State files water pollution complaint against San Jose

March 22, 2014 in Current News

State files water pollution complaint against San Jose for failing to clean up homeless encampments

We are pleased that Warden Lt. Byron Jones has moved this action forward. This is a great leap forward in cleaning up our rivers. You can read the full article below or follow the link here http://www.mercurynews.com/bay-area-news/ci_25388561/state-files-water-pollution-complaint-against-san-jose
We at the Salmon and Steelhead Restoration Group (SSRG) have been requesting Lt. Jones and State Department of Fish and Wildlife to look into the homeless issue and have been supporting him with photos and videos supplied by SSRG Founder, Roger Castillo. Here is a short video on the Homeless in our rivers. it is the 3rd of a series we soon well be posting more soon on our website at www.silichip.org

[video  mp4=”http://silichip.org/wp-content/uploads/2014/03/Coyote_Homeless.mp4″][/video]
Trouble Viewing? Download MP4 Here

Recently I went on a survey along Thompson and Silver Creeks with Roger Castillo and Ian Wren, staff scientist from San Francisco Baykeeper. We were observing how flash flooding was unnaturally eroding away at river banks due to the recent rains runoff from adjacent housing and streets.

Along the way we came to a road overcrossing the river. Walking up to the bridge, we were greeted with private property signs. As we entered underneath we found what appeared to be at least two homeless encampments. Eerily there was no one present. Looking up at one of the niches on the sides of the overcrossing you could clearly see a dining area, a simply constructed bedroom made of wood and plastic sheets and a kitchen area with food and condiment racks. The adjacent side was not as well kept but had food items tucked away and a small barbecue. In the river between was posted another sign, “Raw Sewage Keep Clear!” in several languages.

Even the Homeless are aware of the pollution in our rivers, probably more so than the thousands of people that unknowing pass over them every day.
Homeless1

homeless2

Hopefully now the City of San Jose will be forced to actually clean up our local rivers and help the homeless with basic assistance and social services they require.

Allowing them to live in such conditions is a sign that our city does not care about those in need. Leaving them tucked away and out of sight is merely a denial of each one. And there are thousands. It’s all part of a continued negligence to the rivers and creeks in our city by our city officials and the santa clara valley water district. They know they’re responsible, we’ve been telling them for years.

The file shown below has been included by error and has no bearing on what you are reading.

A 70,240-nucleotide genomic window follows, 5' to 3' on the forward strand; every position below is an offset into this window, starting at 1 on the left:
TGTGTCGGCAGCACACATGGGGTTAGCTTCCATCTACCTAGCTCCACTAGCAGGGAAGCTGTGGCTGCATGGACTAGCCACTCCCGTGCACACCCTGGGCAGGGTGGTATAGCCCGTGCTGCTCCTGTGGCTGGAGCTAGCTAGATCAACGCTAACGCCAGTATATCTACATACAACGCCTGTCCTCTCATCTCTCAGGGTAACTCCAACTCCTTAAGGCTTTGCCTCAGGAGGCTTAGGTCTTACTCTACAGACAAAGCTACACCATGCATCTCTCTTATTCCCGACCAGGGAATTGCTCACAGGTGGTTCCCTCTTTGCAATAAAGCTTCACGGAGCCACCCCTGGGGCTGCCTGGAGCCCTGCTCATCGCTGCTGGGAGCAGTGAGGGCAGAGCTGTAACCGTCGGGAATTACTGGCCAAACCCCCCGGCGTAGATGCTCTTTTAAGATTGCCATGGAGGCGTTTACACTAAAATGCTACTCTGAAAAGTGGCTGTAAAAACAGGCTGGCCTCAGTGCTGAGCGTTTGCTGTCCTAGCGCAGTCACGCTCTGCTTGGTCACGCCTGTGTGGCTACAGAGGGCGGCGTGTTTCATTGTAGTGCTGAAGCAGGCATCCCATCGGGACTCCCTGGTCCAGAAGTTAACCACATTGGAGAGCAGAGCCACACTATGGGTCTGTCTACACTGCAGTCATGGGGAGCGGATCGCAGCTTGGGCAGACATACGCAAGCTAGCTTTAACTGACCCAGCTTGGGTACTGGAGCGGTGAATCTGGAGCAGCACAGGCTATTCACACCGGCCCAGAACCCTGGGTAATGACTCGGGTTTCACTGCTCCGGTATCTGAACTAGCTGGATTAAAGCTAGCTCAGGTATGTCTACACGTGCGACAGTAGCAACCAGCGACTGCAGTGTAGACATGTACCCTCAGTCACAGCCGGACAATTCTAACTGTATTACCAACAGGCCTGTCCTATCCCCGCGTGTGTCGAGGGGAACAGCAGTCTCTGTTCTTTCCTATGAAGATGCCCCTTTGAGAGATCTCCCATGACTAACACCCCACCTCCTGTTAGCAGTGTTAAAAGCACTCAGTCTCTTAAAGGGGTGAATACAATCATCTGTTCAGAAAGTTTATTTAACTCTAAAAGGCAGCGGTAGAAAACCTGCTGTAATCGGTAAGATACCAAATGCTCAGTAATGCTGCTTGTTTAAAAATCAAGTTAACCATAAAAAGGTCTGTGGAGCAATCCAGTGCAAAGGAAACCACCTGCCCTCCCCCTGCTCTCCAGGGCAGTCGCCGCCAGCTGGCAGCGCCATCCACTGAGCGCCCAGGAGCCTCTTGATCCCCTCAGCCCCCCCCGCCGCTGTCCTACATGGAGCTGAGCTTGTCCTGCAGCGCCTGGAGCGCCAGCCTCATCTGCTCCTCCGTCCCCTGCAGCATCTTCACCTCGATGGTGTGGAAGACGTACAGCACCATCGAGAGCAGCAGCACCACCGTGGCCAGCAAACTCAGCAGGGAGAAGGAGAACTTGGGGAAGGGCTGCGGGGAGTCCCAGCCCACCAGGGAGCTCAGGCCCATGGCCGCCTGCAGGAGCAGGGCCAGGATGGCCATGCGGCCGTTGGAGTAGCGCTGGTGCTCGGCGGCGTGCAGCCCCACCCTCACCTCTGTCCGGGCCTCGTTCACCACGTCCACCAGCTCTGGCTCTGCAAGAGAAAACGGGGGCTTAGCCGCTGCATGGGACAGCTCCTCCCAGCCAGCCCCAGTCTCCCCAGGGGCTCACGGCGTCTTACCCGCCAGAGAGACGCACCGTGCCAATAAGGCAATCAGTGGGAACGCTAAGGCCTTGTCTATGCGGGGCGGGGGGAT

Thanks again to Lt. Byron Jones and State Department of Fish and Wildlife. We greatly appreciate your actions and are at your support whenever you need.

Don Bernard
Secretary,
Salmon and Steelhead Restoration Group Inc.

State files water pollution complaint against San Jose for failing to clean up homeless encampments

By Bruce Newman and Paul Rogers
Staff writers San Jose Mercury News
Posted: 03/20/2014 06:40:06 PM PDT
Excerpt from San Jose Mercury News Click here to view the full article
SAN JOSE — In a move that could cost San Jose thousands of dollars in fines and lead to punitive cleanup orders, state wildlife officials have filed an environmental complaint against the city, claiming it’s violating pollution laws for failing to adequately clean up homeless encampments along Coyote Creek, one of Silicon Valley’s most troubled waterways.

The action by the State Department of Fish and Wildlife not only escalates the homeless issue politically, it also means state water regulators will investigate whether trash, human waste and other refuse from homeless encampments — already a recognized public nuisance — causes ecological damage similar to a factory dumping chemicals into local water channels.

“Basically what it comes down to,” said Fish and Wildlife Lt. Byron Jones, who filed the complaint Wednesday with the San Francisco Bay Regional Water Quality Control Board, “is they accept the encampments, they feel no sense of urgency to remove them, nor have they ever. It’s always been about the next cleanup. It’s never been about ending the practice of illegally camping and being in proximity to water.” more…

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